Since many law firms place a high premium on managing their people, office space, and technology, it is unsurprising that these areas will be focal points for firms wanting to establish how they will work in the future. Further, it’s likely that this re-evaluation process will last past the pandemic into whatever the next new normal looks like.
“We haven’t learned all we can learn from this,” Allen added. “We will find new opportunities to learn and move the ball forward.”
State of the legal market
Prior to the panel, James W. Jones, a Senior Fellow at the Center on Ethics and the Legal Profession at Georgetown University Law Center, and Gretta Rusanow, Head of Advisory Services in the Law Firm Group of Citi Private Bank, offered a reading on the current state of the legal market.
In the decade since the end of the Great Recession, law firms have performed reasonably well, notching acceptable levels of profitability, while being able to aggressively increase rates and control costs, said Jones, adding that this was expected this to continue, but then the pandemic hit.
“I think you saw in 2018 and ’19 especially, some very good years in regard to firm performance,” he explained. “And in fact, judging by the first couple of months in 2020, we were on track to have another strong, possibly record-setting year.” By March, however, as the pandemic began to dramatically impact the business world, including the legal industry, those pathways quickly closed.
Once firms got over the shock of the pandemic, however, they were quick to adapt to the need to work remotely and then focus on the business and on clients. “Within weeks, law firms were able to move to fully remote operations,” said Rusanow. “But then very quickly the focus shifted from continuity of legal operations to cash flow management.”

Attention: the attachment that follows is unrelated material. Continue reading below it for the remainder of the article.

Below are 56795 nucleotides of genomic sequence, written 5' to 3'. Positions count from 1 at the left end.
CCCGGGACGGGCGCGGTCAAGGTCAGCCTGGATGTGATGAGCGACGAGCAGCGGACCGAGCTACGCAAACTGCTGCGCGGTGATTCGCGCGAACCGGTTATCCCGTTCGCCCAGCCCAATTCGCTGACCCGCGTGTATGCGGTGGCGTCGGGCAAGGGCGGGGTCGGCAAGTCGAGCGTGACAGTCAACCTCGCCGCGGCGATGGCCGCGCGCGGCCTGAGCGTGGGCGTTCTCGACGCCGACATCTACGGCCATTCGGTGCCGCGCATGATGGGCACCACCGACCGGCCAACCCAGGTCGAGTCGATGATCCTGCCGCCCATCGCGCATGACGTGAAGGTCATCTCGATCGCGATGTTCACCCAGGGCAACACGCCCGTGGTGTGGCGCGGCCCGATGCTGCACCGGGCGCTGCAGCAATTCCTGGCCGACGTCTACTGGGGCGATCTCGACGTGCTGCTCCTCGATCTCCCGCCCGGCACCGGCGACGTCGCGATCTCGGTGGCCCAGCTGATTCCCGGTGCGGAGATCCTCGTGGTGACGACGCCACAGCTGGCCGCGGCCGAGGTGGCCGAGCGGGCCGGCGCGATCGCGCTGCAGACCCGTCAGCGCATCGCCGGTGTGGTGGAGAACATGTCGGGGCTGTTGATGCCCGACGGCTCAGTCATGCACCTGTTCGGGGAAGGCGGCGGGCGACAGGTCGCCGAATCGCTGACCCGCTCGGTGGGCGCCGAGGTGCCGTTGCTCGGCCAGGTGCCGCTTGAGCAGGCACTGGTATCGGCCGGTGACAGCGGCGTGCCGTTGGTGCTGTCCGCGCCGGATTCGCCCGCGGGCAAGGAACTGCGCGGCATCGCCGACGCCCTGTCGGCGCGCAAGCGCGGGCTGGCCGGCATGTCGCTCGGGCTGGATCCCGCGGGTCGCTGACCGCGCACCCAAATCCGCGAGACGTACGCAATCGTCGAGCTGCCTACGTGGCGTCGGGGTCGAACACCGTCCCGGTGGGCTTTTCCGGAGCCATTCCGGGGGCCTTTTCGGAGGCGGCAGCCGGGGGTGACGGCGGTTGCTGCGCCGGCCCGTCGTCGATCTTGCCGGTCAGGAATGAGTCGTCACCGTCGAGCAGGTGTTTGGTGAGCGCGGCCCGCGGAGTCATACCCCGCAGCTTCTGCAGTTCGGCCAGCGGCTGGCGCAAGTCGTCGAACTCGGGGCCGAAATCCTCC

Law firms moved to reduce headcount, though they were less likely to discharge fee earners, with just 12% of large law firms reducing non-partner fee earners, according to data from Thomson Reuters Peer Monitor. Firms were more likely to trim support workers, with 26% of large law firms discharging and 40% furloughing support staff.
Firms also acted aggressively to control cost, slashing discretionary spending (with a whopping 91% of large law firms doing this); cutting the salaries of non-partner lawyers (43%) and support staff (40%); and suspending partner draw-downs (50%).
Because of these actions, many law firms were able to greatly stabilize their operations and return to some semblance of operational effectiveness. “While it’s likely that full recovery might take some time — and a general consensus seems to point to the third quarter of 2021 — law firms may actually finish the year better than they had originally feared at the beginning of the pandemic,” said Jones.